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I have a 2007 Windows Vista laptop that I am wanting to make the switch to Ubuntu on. These are the questions I have.

Q. What is the stable version? A.

Q. What size USB do I need? A.

And steps on how to make the switch.

BTW I do not need anything to come of the laptop. And I will add full laptop name when I find it.

  • you need a tool for writing a bootable usb drive the iso file from ubunti download page, (15.10 is stable and today the new long term version will be released which is 16.04, you need about 8 GB usb stick to be sure. – Videonauth Apr 20 '16 at 23:15
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If you wait until 12:00AM UTC (so about 50 minutes), you can pick up the latest version of Ubuntu, as it is going to be released then. Tomorrow's release (16.04) is an LTS (Long-Term Support) release, meaning it will be supported by Canonical and AskUbuntu for a very long time.

To install it, you need either a DVD or a USB stick. You should use a USB stick that is at least 4GB. Download the Ubuntu ISO from the website (16.04 won't be shown until it is released), and burn it to the USB stick using Rufus. Don't follow the instructions on the Ubuntu website. The program suggested is terrible.

In the installer, you should eventually be prompted with some options on how you want to install Ubuntu. Choose the option resembling Erase Hard Drive and Install Ubuntu to do exactly what that says. Let Ubuntu install, unplug the USB drive when it's finished and reboot into Ubuntu.

Remember, Ubuntu is more than a little different than Windows, but there are countless tutorials online and we on AskUbuntu are (mostly) here to help. When you ask a question, just make sure it is a clear and detailed as possible. Also do your research before asking a question, as it may already be answered. Questions you may find about relatively recent Ubuntu versions (I'd say 14.04 and up) should be recent enough to work for 16.04.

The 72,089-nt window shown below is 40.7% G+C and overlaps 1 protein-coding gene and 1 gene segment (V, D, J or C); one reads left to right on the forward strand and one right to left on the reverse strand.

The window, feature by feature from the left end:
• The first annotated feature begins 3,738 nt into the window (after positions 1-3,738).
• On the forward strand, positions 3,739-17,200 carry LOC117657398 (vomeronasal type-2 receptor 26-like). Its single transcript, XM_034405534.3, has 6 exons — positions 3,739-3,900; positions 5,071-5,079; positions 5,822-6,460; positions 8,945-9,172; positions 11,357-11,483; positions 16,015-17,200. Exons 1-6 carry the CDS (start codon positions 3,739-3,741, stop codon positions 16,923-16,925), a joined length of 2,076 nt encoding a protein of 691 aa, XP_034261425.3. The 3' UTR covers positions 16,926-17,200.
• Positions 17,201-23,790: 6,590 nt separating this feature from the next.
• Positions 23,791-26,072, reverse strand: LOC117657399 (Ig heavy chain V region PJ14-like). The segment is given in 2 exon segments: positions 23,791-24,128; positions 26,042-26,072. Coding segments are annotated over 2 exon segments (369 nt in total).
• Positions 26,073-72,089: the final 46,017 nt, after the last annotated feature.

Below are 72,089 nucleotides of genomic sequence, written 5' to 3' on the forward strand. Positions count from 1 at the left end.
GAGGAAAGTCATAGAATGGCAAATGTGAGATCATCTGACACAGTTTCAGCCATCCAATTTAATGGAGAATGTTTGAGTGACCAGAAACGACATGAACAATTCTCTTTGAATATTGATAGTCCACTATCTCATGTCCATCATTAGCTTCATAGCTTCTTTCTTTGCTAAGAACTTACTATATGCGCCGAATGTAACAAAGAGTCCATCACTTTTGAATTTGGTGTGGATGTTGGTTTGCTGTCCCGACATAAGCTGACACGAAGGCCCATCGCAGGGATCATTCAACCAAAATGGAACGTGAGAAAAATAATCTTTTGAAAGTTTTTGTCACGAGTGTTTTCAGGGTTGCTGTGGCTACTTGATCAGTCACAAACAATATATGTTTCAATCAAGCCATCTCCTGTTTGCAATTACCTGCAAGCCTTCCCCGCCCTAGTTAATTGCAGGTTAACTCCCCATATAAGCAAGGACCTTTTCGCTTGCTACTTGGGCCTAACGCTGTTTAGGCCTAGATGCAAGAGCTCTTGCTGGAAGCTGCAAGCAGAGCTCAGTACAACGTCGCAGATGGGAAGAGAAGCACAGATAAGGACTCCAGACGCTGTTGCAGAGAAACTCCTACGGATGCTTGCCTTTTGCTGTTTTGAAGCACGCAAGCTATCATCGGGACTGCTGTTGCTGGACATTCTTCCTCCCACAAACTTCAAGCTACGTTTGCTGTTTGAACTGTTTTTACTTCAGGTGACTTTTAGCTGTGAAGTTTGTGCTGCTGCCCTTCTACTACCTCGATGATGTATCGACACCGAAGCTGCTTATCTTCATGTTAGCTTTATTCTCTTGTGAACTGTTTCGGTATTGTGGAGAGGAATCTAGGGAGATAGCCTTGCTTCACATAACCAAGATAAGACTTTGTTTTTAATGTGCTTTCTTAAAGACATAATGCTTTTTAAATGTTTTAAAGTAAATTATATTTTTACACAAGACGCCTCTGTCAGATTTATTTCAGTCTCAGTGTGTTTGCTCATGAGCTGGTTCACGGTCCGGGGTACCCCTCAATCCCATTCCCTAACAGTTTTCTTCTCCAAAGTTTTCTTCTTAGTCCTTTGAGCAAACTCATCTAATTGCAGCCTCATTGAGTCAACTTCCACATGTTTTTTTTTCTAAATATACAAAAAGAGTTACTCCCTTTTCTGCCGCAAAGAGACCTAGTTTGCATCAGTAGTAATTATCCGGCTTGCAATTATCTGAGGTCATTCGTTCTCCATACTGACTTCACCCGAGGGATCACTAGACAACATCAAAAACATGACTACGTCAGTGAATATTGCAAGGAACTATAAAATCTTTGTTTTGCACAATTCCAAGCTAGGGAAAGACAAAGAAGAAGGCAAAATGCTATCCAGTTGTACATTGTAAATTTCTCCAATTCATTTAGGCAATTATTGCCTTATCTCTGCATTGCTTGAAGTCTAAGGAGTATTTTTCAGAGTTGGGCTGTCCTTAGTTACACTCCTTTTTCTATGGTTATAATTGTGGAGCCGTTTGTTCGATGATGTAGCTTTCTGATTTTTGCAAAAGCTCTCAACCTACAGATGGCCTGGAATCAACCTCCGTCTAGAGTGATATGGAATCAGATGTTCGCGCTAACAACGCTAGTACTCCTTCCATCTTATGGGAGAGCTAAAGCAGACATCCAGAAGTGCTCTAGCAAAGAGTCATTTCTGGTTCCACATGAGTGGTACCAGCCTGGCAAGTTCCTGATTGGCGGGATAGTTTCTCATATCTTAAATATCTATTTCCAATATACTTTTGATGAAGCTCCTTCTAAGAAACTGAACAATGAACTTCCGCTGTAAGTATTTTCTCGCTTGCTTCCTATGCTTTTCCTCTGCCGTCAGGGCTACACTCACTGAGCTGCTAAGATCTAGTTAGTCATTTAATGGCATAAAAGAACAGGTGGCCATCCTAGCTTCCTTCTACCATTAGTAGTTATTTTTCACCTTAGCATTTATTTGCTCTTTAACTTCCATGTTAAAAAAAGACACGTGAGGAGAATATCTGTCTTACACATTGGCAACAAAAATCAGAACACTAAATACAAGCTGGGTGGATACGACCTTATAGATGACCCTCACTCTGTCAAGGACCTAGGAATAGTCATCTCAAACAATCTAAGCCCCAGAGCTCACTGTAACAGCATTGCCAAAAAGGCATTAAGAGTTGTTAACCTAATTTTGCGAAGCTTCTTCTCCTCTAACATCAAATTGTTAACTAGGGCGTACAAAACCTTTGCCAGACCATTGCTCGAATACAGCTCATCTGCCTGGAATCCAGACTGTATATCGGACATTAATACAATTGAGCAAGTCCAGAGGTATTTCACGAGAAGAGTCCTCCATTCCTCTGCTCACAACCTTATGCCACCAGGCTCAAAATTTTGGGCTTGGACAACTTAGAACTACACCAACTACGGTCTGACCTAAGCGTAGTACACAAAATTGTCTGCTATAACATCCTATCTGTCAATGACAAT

Good luck, and happy Ubuntu-ing!

EDIT:

As some people have pointed out, there are more lightweight alternatives to normal Ubuntu. If your computer ends up not running very well, it may be a good idea to try out Lubuntu or Xubuntu.

  • It's also important to check and make sure your system is powerful enough to run Ubuntu. There's a bit of an older post on Ubuntu's website in regards to the minimum recommended specifications to run Ubuntu here: help.ubuntu.com/community/Installation/SystemRequirements. If your system isn't quite up to snuff, don't fear. There are official Ubuntu derivatives like Xubuntu or Lubuntu that are built for older/lower spec systems. – ExplodingKittens Apr 20 '16 at 23:52
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    @Sil Those minimum specs could be matched by a computer from 1997. I think 2007 is fine :p. – TheWanderer Apr 20 '16 at 23:54
  • That's true, although I had problems getting Unity to run properly on a 2011 laptop. Then again, that laptop doesn't play nicely with Lubuntu, or even Windows for that matter, so it's probably just a bad machine. :P – ExplodingKittens Apr 21 '16 at 1:04
  • My 2010 netbook struggles with Ubuntu but runs great on Lubuntu. It's good for the OP to know that there are alternatives. – Organic Marble Apr 21 '16 at 1:59
  • @OrganicMarble I can edit that in – TheWanderer Apr 21 '16 at 2:04

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